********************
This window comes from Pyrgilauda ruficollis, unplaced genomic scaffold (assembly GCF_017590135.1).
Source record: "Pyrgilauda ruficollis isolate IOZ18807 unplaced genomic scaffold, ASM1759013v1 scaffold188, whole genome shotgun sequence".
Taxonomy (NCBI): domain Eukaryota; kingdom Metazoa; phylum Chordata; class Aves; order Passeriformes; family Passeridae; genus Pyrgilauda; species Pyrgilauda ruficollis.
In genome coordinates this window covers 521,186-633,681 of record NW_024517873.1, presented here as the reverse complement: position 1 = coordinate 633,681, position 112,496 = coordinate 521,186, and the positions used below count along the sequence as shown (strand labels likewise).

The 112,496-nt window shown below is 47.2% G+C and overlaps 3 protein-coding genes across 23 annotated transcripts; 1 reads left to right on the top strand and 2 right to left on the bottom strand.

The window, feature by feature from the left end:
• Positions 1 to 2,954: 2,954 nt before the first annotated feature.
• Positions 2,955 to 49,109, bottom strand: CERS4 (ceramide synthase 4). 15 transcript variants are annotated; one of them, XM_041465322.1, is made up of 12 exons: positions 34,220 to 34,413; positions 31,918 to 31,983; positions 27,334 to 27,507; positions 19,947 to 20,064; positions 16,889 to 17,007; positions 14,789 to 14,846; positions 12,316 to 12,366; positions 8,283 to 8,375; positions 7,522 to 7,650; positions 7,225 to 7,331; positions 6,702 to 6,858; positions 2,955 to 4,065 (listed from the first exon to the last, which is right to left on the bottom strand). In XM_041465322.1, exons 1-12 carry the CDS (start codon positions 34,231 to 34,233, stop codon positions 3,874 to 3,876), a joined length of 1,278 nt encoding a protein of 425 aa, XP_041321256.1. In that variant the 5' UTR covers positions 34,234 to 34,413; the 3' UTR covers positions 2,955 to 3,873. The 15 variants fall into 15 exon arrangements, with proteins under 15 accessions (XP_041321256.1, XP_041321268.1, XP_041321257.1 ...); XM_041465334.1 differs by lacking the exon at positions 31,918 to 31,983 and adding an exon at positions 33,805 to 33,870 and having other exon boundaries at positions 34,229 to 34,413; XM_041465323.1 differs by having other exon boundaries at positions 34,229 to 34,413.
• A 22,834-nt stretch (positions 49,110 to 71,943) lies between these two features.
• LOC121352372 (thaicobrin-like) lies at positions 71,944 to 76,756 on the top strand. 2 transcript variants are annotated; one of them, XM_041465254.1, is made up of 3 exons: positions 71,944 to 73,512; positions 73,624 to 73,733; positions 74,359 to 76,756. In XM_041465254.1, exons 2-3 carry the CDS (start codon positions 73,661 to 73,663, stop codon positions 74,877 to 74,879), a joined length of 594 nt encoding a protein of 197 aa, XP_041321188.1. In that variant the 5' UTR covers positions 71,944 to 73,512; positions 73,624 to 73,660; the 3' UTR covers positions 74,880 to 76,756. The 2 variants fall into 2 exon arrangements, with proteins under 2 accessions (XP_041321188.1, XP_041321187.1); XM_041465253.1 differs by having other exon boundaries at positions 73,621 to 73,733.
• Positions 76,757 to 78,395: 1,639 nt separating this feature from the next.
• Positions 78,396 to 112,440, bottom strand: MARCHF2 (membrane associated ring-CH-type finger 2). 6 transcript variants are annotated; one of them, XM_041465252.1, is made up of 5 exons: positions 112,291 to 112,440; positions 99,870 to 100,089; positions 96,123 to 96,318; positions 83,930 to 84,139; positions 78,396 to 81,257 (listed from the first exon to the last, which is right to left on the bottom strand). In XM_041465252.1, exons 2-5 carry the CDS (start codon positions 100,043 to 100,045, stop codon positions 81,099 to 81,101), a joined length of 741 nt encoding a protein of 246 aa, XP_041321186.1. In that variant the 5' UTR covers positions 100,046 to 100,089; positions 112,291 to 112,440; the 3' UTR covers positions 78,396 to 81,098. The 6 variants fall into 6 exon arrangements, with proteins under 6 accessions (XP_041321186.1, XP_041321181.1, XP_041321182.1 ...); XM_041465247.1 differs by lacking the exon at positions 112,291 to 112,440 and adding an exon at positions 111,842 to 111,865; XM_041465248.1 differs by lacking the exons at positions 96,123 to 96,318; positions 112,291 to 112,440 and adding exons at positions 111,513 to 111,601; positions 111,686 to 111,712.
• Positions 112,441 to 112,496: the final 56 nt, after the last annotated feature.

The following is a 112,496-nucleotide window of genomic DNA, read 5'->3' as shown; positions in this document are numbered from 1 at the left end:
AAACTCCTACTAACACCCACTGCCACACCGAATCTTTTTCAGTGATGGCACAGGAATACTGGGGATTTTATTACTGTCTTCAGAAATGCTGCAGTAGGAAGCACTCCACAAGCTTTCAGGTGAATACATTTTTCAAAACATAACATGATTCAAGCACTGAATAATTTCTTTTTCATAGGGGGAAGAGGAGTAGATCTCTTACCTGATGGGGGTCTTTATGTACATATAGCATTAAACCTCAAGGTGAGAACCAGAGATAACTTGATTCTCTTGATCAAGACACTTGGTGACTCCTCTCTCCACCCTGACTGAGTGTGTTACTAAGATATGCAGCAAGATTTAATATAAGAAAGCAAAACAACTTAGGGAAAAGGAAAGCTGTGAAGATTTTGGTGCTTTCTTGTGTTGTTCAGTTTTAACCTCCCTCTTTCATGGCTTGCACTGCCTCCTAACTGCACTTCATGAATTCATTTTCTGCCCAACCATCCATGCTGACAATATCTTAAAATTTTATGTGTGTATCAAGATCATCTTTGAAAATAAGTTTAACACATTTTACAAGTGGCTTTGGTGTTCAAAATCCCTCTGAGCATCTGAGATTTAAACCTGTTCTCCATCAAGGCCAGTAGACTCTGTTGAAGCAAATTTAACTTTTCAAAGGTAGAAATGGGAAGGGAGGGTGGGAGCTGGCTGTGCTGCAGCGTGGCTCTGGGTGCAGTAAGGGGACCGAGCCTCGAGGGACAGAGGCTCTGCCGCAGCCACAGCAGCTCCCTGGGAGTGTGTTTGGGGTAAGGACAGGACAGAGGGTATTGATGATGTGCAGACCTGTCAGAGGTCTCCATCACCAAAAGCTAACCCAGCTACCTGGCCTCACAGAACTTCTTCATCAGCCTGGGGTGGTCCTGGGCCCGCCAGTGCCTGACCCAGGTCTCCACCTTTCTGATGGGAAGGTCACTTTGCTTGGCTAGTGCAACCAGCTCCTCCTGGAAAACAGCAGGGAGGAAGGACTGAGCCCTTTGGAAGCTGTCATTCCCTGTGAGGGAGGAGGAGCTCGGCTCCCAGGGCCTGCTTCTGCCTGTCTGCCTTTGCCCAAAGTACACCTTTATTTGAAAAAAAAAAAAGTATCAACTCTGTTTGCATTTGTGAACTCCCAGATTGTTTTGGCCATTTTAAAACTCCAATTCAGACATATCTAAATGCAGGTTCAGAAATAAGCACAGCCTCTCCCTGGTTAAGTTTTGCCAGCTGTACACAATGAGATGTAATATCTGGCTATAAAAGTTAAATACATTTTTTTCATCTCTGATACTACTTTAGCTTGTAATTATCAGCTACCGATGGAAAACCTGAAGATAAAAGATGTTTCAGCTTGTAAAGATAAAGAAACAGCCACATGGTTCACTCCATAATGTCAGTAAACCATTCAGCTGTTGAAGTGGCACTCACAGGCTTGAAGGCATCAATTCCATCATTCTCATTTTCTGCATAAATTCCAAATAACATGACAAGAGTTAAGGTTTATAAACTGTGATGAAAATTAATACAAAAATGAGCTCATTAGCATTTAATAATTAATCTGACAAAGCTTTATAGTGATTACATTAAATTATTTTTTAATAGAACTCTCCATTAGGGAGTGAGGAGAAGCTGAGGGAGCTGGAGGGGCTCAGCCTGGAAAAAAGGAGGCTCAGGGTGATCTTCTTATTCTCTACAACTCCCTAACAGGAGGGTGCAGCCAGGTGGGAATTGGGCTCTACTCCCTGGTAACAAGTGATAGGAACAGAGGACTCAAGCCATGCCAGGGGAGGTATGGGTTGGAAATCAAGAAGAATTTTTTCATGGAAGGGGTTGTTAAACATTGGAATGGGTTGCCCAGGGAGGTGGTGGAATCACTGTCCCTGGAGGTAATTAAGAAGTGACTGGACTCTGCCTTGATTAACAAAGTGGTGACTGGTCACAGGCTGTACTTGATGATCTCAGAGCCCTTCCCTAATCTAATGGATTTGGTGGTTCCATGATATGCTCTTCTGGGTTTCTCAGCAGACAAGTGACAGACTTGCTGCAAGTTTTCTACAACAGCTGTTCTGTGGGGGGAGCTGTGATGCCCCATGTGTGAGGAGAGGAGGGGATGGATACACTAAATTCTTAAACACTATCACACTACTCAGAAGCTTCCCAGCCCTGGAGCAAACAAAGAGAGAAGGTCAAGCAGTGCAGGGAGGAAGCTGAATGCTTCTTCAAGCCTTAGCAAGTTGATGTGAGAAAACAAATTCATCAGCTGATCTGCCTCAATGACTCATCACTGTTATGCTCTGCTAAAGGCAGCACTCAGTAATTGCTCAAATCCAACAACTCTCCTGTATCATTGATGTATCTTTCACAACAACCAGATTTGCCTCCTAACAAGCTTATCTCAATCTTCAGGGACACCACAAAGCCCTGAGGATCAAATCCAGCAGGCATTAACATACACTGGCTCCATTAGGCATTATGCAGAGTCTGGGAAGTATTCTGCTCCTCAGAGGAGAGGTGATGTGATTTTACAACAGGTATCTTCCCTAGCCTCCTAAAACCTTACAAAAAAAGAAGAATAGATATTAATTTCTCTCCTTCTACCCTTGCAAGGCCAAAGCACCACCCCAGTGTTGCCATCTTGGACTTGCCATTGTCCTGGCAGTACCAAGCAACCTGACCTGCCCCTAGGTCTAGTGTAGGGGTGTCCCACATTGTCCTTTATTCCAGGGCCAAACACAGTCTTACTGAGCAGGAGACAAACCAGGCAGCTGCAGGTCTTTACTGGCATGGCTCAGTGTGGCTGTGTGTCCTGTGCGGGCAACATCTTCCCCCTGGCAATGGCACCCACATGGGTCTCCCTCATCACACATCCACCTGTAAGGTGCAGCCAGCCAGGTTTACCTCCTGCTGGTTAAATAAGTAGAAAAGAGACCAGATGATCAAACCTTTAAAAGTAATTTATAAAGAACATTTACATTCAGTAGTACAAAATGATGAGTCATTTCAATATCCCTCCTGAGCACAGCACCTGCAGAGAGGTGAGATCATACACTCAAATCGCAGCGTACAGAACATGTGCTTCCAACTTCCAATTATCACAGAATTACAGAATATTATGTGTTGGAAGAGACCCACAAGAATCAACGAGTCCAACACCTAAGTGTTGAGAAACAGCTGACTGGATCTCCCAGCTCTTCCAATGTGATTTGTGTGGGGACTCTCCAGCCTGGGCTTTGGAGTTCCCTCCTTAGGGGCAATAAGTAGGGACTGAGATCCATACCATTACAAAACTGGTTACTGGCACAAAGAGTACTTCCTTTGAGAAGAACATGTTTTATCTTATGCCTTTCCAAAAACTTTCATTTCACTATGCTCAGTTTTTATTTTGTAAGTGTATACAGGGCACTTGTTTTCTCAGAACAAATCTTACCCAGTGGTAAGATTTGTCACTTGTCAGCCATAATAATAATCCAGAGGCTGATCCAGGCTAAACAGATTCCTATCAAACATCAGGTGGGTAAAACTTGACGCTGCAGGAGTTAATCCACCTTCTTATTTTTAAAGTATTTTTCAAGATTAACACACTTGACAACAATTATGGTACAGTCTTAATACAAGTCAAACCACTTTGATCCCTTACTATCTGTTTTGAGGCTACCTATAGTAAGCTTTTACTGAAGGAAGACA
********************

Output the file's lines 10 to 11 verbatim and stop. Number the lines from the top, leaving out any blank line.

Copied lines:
• LOC121352372 (thaicobrin-like) lies at positions 71,944 to 76,756 on the top strand. 2 transcript variants are annotated; one of them, XM_041465254.1, is made up of 3 exons: positions 71,944 to 73,512; positions 73,624 to 73,733; positions 74,359 to 76,756. In XM_041465254.1, exons 2-3 carry the CDS (start codon positions 73,661 to 73,663, stop codon positions 74,877 to 74,879), a joined length of 594 nt encoding a protein of 197 aa, XP_041321188.1. In that variant the 5' UTR covers positions 71,944 to 73,512; positions 73,624 to 73,660; the 3' UTR covers positions 74,880 to 76,756. The 2 variants fall into 2 exon arrangements, with proteins under 2 accessions (XP_041321188.1, XP_041321187.1); XM_041465253.1 differs by having other exon boundaries at positions 73,621 to 73,733.
• Positions 76,757 to 78,395: 1,639 nt separating this feature from the next.